Hybrid owners may soon need a co-pilot and a couple of backseat drivers to use HOV lanes, as the U.S. Senate Environment and Public Works Committee approved a six-year highway spending bill with an amendment that would redefine for states what vehicles can and cannot use such lanes for solo driving.
The Detroit News reports Senator James Inhofe of Oklahoma sponsored the approved amendment, which would continue to allow EVs, PHEVs, CNG vehicles and hydrogen vehicles to use HOV lanes with a only the driver inside, but would prohibit states from allowing hybrids to use such lanes in new access programs. That said, most states have already ended single-occupant hybrid access.
In the meantime, California — which phased out hybrid access in 2011 — has run out of access permits for PHEVs, hitting its 40,000 cap earlier this year. The state’s legislators have introduced legislation that would boost the total cap to 85,000, with the permits set to expire on New Year’s Day 2019. EV owners will still have solo HOV access, as there is no cap set for those permits.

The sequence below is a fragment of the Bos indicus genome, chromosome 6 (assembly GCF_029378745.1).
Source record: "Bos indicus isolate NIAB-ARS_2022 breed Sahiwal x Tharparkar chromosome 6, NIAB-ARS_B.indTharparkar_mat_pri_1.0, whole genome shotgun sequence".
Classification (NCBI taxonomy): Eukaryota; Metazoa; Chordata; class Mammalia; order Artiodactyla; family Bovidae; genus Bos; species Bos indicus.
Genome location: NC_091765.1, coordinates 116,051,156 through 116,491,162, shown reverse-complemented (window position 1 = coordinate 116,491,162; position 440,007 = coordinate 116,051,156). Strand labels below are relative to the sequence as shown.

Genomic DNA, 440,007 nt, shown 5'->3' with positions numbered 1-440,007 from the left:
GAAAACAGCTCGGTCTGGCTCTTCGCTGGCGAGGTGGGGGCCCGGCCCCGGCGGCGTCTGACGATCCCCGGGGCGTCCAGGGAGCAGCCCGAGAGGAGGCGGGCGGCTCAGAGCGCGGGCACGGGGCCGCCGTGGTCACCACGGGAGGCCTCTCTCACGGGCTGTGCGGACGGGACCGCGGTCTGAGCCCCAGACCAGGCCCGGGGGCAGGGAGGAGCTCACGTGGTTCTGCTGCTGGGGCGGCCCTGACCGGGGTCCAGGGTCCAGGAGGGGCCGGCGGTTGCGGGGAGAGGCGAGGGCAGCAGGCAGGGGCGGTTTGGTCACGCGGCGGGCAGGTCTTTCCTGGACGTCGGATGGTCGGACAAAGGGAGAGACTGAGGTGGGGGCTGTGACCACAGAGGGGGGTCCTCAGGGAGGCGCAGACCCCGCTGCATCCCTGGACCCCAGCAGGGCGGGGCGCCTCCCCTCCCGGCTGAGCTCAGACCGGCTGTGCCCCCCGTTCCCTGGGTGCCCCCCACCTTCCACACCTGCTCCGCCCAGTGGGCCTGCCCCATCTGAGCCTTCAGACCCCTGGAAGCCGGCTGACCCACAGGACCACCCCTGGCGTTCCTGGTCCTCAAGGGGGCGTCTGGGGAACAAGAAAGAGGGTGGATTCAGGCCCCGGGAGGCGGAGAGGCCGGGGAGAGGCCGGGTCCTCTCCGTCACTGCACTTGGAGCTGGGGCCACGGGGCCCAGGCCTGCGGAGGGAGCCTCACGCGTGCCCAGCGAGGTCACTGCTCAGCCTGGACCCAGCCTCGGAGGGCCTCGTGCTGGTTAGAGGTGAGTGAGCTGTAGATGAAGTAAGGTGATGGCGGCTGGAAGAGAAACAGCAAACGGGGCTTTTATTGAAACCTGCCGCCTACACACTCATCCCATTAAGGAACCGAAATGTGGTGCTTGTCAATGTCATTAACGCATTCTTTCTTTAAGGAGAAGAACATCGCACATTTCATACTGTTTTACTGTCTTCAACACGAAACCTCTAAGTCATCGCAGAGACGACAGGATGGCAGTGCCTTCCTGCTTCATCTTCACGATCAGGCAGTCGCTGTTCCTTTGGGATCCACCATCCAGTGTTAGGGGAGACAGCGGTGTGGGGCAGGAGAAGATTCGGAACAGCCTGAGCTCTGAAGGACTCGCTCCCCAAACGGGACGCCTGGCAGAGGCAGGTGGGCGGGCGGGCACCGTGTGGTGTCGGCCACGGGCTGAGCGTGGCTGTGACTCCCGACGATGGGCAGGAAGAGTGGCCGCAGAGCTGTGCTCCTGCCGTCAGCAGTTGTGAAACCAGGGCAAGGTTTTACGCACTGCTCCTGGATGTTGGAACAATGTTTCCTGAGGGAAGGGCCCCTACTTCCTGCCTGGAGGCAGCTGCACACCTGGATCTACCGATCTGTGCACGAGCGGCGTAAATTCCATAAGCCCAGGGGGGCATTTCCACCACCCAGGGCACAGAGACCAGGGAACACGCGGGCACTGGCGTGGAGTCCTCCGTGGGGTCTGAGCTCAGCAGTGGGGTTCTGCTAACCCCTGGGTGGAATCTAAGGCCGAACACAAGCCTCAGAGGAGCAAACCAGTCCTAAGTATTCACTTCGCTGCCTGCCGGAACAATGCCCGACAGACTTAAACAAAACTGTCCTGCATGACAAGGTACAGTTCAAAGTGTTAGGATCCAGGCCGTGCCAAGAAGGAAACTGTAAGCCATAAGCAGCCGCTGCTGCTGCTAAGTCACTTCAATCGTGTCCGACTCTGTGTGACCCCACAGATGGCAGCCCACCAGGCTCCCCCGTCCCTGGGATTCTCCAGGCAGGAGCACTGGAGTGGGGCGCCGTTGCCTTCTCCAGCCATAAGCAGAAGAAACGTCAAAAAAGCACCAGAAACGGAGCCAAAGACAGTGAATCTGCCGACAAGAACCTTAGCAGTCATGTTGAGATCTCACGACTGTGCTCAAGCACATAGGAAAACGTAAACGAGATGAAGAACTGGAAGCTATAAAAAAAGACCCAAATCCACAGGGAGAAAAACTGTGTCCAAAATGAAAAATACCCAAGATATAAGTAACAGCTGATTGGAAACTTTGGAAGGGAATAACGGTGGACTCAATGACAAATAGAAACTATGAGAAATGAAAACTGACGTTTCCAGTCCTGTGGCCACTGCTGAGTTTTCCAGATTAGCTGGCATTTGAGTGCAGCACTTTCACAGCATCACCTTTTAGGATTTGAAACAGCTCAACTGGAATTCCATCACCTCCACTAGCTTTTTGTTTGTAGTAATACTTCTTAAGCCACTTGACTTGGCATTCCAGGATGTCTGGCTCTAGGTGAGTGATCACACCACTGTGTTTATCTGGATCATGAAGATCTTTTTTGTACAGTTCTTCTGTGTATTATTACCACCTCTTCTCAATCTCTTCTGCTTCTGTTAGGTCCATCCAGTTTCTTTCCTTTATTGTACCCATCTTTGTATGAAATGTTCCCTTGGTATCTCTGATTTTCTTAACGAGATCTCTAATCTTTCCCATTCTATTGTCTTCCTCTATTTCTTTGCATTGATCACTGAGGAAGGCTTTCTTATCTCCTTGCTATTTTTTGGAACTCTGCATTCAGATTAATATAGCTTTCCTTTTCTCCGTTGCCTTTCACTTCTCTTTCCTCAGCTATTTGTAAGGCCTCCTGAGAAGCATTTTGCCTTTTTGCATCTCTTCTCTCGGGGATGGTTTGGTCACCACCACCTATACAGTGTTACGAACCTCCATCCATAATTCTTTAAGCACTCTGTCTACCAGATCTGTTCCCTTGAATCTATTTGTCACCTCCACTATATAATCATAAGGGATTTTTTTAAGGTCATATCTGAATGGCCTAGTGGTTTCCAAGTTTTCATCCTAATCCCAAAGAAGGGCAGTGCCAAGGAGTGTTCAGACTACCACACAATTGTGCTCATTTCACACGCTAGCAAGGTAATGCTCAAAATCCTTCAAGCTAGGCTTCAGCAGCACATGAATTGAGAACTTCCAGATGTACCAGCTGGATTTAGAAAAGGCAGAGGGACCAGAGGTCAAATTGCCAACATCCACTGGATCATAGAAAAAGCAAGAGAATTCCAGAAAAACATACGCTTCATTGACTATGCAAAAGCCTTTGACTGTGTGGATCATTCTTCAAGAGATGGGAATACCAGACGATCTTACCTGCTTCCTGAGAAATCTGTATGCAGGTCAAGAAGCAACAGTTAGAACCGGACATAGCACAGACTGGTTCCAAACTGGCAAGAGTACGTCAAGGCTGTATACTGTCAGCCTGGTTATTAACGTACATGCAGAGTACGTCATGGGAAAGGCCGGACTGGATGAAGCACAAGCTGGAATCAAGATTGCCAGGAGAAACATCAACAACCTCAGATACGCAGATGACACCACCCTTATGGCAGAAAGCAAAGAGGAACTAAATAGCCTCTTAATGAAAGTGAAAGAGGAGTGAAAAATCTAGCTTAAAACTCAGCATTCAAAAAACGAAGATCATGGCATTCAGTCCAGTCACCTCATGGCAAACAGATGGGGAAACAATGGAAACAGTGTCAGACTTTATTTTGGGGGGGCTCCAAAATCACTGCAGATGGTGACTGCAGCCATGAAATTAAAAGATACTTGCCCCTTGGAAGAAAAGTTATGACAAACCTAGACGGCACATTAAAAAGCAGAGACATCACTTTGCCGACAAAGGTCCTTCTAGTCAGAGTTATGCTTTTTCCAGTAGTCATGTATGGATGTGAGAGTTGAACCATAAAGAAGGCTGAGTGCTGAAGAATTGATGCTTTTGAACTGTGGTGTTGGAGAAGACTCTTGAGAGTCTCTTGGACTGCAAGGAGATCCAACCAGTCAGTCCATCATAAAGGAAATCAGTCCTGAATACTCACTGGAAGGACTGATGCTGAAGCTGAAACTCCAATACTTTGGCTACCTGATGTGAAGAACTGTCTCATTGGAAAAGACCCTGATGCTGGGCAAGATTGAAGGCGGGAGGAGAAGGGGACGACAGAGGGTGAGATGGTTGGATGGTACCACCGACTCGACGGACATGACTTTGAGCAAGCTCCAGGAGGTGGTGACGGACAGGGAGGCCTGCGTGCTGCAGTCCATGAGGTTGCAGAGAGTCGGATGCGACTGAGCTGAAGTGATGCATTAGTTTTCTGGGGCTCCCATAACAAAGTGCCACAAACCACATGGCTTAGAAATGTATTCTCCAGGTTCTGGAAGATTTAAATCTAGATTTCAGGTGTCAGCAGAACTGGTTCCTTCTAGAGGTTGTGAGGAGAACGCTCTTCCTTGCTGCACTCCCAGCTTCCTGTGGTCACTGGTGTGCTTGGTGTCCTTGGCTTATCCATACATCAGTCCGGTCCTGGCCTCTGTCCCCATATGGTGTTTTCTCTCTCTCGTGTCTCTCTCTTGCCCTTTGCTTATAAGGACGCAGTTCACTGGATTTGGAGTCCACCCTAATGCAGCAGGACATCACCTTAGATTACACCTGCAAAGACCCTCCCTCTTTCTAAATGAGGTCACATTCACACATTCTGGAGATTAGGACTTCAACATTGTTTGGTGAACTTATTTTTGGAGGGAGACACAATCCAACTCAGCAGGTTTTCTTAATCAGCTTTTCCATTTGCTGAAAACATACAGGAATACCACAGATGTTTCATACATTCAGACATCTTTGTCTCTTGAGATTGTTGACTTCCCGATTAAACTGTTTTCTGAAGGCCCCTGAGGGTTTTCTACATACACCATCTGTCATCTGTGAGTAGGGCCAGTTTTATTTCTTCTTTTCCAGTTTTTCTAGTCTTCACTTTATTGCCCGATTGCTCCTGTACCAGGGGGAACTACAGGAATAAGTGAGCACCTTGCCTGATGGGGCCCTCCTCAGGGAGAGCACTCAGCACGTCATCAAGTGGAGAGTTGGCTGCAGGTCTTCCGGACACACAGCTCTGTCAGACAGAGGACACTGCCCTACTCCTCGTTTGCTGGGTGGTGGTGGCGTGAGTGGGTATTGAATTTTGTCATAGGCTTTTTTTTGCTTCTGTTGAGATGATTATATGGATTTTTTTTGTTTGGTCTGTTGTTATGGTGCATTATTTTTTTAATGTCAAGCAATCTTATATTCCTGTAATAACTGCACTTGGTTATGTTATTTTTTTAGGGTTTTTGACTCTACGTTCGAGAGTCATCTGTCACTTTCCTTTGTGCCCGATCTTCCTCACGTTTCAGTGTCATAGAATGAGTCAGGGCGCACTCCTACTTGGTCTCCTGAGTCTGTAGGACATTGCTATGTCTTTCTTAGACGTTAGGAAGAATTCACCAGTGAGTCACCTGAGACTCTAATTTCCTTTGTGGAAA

Speaking of EVs, another amendment in the spending bill would require the U.S. Department of Transportation to “develop a plan and map of a potential national network of electric vehicle corridors and recharging infrastructure” in collaboration with the automotive industry and outside parties according to its sponsor, Sen. Bernie Sanders of Vermont.